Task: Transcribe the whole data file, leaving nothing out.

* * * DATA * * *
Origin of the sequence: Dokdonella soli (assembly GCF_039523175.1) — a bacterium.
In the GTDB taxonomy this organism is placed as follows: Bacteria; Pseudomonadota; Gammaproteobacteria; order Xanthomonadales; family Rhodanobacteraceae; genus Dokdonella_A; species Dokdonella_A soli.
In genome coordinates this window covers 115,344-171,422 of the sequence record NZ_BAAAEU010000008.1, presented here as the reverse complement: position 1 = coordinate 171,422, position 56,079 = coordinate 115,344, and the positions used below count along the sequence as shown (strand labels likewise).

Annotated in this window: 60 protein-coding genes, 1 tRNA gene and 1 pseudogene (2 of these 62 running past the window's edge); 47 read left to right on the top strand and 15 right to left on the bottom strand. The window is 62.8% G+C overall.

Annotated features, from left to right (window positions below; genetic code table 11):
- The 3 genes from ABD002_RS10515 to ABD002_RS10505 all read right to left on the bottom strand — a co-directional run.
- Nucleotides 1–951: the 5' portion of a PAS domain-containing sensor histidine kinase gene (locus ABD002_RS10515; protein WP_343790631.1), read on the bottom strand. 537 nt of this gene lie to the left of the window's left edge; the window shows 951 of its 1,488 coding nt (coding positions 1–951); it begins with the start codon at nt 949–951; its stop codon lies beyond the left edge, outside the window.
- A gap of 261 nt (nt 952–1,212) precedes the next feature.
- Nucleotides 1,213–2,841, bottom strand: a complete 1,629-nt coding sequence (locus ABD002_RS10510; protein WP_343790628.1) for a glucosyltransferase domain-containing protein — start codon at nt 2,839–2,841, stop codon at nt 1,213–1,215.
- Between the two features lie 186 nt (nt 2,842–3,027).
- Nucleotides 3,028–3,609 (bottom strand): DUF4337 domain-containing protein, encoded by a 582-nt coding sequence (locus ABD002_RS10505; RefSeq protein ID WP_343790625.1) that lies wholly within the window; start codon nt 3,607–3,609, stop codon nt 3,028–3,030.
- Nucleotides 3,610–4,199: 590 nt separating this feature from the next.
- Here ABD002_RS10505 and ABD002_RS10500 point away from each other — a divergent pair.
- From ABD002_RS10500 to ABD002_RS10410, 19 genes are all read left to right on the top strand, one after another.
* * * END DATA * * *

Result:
Origin of the sequence: Dokdonella soli (assembly GCF_039523175.1) — a bacterium.
In the GTDB taxonomy this organism is placed as follows: Bacteria; Pseudomonadota; Gammaproteobacteria; order Xanthomonadales; family Rhodanobacteraceae; genus Dokdonella_A; species Dokdonella_A soli.
In genome coordinates this window covers 115,344-171,422 of the sequence record NZ_BAAAEU010000008.1, presented here as the reverse complement: position 1 = coordinate 171,422, position 56,079 = coordinate 115,344, and the positions used below count along the sequence as shown (strand labels likewise).

Annotated in this window: 60 protein-coding genes, 1 tRNA gene and 1 pseudogene (2 of these 62 running past the window's edge); 47 read left to right on the top strand and 15 right to left on the bottom strand. The window is 62.8% G+C overall.

Annotated features, from left to right (window positions below; genetic code table 11):
- The 3 genes from ABD002_RS10515 to ABD002_RS10505 all read right to left on the bottom strand — a co-directional run.
- Nucleotides 1–951: the 5' portion of a PAS domain-containing sensor histidine kinase gene (locus ABD002_RS10515; protein WP_343790631.1), read on the bottom strand. 537 nt of this gene lie to the left of the window's left edge; the window shows 951 of its 1,488 coding nt (coding positions 1–951); it begins with the start codon at nt 949–951; its stop codon lies beyond the left edge, outside the window.
- A gap of 261 nt (nt 952–1,212) precedes the next feature.
- Nucleotides 1,213–2,841, bottom strand: a complete 1,629-nt coding sequence (locus ABD002_RS10510; protein WP_343790628.1) for a glucosyltransferase domain-containing protein — start codon at nt 2,839–2,841, stop codon at nt 1,213–1,215.
- Between the two features lie 186 nt (nt 2,842–3,027).
- Nucleotides 3,028–3,609 (bottom strand): DUF4337 domain-containing protein, encoded by a 582-nt coding sequence (locus ABD002_RS10505; RefSeq protein ID WP_343790625.1) that lies wholly within the window; start codon nt 3,607–3,609, stop codon nt 3,028–3,030.
- Nucleotides 3,610–4,199: 590 nt separating this feature from the next.
- Here ABD002_RS10505 and ABD002_RS10500 point away from each other — a divergent pair.
- From ABD002_RS10500 to ABD002_RS10410, 19 genes are all read left to right on the top strand, one after another.